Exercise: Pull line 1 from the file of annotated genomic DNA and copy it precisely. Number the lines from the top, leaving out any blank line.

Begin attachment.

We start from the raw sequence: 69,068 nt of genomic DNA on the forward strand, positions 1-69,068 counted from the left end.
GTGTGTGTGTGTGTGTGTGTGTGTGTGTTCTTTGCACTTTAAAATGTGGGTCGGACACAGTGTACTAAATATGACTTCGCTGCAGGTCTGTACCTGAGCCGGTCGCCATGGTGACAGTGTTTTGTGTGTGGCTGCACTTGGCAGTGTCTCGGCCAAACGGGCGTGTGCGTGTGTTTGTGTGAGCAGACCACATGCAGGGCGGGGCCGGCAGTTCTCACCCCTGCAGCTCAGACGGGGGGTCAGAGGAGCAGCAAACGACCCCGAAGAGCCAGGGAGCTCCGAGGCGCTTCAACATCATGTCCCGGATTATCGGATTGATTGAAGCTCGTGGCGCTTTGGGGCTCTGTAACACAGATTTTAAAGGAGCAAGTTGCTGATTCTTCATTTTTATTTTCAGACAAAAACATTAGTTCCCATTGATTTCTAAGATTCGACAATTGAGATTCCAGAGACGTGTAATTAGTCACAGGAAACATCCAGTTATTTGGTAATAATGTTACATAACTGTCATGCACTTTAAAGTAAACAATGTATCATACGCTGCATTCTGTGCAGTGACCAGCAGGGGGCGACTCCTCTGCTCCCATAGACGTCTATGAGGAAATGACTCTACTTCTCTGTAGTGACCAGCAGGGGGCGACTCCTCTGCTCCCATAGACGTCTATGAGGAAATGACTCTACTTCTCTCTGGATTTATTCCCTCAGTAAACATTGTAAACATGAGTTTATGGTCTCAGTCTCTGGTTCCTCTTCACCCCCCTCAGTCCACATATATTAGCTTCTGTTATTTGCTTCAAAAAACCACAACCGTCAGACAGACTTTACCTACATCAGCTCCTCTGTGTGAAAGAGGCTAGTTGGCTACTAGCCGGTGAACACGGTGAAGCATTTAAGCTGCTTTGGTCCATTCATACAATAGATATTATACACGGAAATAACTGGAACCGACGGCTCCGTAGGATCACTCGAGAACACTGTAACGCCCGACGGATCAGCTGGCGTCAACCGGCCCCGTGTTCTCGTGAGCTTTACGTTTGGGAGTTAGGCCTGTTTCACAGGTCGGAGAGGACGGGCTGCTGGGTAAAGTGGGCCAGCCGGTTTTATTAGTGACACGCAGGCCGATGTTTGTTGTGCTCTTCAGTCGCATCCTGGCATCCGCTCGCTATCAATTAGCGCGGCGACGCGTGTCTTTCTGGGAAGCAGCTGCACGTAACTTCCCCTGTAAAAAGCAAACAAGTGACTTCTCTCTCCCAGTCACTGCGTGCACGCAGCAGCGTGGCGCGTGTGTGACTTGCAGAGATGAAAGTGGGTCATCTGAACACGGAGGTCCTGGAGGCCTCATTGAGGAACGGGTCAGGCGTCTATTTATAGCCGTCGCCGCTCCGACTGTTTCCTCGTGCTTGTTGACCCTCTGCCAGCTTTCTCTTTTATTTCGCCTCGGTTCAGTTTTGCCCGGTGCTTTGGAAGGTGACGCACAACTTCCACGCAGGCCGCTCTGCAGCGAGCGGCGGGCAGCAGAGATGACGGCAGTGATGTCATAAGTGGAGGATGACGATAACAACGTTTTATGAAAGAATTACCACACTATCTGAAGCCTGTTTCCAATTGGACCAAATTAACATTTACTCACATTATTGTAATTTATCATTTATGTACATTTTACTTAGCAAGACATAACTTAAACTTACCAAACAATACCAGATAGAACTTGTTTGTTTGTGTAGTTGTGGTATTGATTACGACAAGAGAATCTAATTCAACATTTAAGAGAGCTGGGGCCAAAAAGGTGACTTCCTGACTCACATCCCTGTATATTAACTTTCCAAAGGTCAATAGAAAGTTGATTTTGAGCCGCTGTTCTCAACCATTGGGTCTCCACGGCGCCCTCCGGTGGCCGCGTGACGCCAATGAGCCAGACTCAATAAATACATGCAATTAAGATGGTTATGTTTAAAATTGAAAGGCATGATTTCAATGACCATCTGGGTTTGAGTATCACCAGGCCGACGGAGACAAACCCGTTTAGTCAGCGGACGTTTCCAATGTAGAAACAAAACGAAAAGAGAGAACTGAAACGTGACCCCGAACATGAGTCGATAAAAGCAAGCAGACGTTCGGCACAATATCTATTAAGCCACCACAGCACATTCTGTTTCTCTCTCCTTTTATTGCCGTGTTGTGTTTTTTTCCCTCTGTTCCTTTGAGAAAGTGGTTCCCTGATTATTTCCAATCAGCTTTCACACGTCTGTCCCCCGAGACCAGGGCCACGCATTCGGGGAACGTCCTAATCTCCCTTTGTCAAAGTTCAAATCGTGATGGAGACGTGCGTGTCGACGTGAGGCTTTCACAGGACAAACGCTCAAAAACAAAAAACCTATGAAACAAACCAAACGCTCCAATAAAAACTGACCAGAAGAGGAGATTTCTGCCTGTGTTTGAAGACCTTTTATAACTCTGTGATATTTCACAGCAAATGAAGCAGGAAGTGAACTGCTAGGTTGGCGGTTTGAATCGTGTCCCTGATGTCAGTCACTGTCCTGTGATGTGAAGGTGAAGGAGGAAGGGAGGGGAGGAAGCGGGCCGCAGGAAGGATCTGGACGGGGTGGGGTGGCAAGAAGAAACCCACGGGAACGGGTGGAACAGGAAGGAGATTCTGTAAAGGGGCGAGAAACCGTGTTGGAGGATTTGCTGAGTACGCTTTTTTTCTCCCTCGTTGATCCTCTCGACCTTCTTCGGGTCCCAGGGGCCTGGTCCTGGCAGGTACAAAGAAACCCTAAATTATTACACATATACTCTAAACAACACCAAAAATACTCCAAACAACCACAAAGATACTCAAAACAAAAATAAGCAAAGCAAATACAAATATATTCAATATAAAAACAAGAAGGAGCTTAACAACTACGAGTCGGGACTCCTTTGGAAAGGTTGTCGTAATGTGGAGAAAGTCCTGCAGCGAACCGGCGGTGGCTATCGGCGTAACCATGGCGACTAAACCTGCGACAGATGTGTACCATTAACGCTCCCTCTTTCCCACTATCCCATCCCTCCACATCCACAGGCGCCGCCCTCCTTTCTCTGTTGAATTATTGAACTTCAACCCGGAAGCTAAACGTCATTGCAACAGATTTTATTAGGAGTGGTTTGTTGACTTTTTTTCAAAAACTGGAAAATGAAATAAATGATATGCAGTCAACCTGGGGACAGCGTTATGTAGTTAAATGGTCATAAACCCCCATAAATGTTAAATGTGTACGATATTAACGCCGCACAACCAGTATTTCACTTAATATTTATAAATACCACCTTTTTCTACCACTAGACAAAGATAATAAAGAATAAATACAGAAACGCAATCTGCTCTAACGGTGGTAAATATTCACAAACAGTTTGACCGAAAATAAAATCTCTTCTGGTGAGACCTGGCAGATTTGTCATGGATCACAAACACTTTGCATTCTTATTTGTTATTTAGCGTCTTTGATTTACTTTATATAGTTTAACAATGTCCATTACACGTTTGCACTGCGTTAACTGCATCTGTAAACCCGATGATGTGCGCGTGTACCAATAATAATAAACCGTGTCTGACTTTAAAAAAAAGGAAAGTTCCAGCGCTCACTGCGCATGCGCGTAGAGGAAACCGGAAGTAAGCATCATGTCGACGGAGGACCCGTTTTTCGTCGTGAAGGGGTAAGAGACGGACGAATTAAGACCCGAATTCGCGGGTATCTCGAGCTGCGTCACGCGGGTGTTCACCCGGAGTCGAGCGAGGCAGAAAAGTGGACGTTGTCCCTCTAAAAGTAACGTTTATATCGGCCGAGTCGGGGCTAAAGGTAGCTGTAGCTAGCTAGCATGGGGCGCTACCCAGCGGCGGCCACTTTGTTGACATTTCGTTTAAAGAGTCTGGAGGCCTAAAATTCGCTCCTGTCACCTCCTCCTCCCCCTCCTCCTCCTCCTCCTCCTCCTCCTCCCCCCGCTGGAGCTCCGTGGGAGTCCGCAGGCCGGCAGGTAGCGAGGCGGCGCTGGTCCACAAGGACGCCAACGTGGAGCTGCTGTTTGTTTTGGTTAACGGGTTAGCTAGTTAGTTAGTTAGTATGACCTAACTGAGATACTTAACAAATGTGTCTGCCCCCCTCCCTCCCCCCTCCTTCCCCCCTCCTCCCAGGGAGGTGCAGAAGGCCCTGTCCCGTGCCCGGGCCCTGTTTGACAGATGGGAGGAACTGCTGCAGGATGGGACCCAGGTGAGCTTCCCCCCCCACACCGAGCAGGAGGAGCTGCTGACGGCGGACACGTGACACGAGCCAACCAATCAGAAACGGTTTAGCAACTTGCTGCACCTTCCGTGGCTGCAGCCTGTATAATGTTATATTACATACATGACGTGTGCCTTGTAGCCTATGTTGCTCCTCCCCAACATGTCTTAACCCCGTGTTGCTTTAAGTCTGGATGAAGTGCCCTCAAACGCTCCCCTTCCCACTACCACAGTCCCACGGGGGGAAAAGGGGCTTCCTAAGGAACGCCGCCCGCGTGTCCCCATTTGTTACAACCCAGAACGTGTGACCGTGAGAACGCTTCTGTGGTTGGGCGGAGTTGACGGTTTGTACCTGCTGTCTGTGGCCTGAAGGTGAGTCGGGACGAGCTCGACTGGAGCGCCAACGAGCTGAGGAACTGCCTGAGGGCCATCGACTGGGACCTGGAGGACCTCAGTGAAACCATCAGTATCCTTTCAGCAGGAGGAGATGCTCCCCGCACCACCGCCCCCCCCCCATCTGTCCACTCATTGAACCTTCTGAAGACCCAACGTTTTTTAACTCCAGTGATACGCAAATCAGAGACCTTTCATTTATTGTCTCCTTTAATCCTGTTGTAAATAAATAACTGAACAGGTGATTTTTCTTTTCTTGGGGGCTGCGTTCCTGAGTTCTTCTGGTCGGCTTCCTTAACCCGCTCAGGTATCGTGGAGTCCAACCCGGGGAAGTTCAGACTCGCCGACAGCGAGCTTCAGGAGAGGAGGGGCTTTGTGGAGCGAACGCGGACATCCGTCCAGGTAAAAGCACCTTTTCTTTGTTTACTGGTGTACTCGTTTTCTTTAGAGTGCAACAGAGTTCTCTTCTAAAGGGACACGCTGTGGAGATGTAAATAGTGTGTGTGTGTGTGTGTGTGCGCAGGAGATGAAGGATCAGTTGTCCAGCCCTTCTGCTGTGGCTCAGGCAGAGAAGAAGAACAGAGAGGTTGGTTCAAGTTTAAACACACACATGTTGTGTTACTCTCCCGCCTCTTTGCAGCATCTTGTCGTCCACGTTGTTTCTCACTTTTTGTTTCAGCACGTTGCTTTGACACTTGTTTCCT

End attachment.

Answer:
We start from the raw sequence: 69,068 nt of genomic DNA on the forward strand, positions 1-69,068 counted from the left end.